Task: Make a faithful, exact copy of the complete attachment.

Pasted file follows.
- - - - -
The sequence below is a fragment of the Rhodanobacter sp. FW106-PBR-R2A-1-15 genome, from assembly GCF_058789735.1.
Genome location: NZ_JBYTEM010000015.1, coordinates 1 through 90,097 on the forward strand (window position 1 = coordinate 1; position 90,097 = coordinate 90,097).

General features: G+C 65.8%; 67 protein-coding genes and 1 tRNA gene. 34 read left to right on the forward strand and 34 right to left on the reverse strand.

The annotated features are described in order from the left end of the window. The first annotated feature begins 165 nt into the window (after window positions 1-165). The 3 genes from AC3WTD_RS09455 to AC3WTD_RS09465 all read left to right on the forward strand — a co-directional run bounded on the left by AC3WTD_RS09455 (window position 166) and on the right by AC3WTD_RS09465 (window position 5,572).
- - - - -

The sequence below is a fragment of the Rhodanobacter sp. FW106-PBR-R2A-1-15 genome, from assembly GCF_058789735.1.
Genome location: NZ_JBYTEM010000015.1, coordinates 1 through 90,097 on the forward strand (window position 1 = coordinate 1; position 90,097 = coordinate 90,097).

General features: G+C 65.8%; 67 protein-coding genes and 1 tRNA gene. 34 read left to right on the forward strand and 34 right to left on the reverse strand.

The annotated features are described in order from the left end of the window. The first annotated feature begins 165 nt into the window (after window positions 1-165). The 3 genes from AC3WTD_RS09455 to AC3WTD_RS09465 all read left to right on the forward strand — a co-directional run bounded on the left by AC3WTD_RS09455 (window position 166) and on the right by AC3WTD_RS09465 (window position 5,572).